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Hyperion Records

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Track(s) taken from CDA67225
Recording details: June 2000
St Jude-on-the-Hill, Hampstead Garden Suburb, London, United Kingdom
Produced by Mark Brown
Engineered by Antony Howell & Julian Millard
Release date: March 2001
Total duration: 5 minutes 28 seconds

'An excellent release … Robin Blaze’s clear, pure countertenor is the ideal voice for these pieces, and he sings them with impressive authority. Pick of the month' (BBC Music Magazine)

'The intrinsic qualities of this little-explored repertoire and Blaze’s musicianship mark this as an important release' (American Record Guide)

'Blaze is at his most impassioned and convincing … this disc will add to our understanding and love of this treasure house' (International Record Review)

'It is a rare thing to reach the end of a long program like this wanting more, yet that’s exactly what happened to me in this instance. All readers are urged to investigate a remarkable disc that is assured of being an exceptionally strong contender for the Want List' (Fanfare, USA)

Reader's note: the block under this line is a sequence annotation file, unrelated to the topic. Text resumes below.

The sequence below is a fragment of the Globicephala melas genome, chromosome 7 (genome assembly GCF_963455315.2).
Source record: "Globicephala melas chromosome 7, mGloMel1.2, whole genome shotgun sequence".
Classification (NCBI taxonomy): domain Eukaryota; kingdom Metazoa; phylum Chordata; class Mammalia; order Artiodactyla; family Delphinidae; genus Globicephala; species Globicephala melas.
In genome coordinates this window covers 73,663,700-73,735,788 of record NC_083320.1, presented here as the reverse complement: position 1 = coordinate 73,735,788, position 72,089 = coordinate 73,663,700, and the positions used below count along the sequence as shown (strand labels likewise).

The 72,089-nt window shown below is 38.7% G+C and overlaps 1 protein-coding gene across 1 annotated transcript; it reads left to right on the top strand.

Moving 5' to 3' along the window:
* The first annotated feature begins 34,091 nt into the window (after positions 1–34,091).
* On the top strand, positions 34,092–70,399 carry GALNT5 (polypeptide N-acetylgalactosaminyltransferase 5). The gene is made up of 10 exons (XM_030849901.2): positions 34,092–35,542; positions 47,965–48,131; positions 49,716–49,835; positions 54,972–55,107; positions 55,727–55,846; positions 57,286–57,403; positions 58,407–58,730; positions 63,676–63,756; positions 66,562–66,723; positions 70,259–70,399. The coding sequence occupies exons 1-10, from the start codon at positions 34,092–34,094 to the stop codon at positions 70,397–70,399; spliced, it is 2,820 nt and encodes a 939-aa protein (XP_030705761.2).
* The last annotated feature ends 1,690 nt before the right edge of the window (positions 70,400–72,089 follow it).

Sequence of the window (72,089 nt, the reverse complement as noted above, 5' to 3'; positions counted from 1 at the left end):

'Robin Blaze has justifiably moved quickly into the elite of counter-tenors. Not only is he convincing vocally but his interpretative instincts are sound' (Cathedral Music)

'I would recommend this disc to anyone with a love for baroque vocal music' (MusicWeb International)

'An appealing concert of Venetian sacred music … as always with Hyperion, gorgeous sound' (Early Music)

Nunc dimittis
1646; Salmi diversi di compieta, Venice
author of text
Luke 2: 29-32

Introduction  EnglishFrançaisDeutsch
Giovanni Antonio Rigatti and Giovanni Rovetta were the most important composers at St Mark’s in the period immediately after Monteverdi’s death in 1643. Rigatti was a Venetian, and served at St Mark’s for his entire career apart from a short time at Udine in the 1630s; he died in 1649 while still in his early thirties. His settings of Psalm 4, Cum invocarem, and the Nunc dimittis come from a collection of music for Compline, published in 1646. As these pieces show, Rigatti was a master of the Monteverdi style, and, like Monteverdi, used instrumental ritornelli in a creative way to articulate and give shape to often disparate and diffuse vocal sections.

from notes by Peter Holman © 2001

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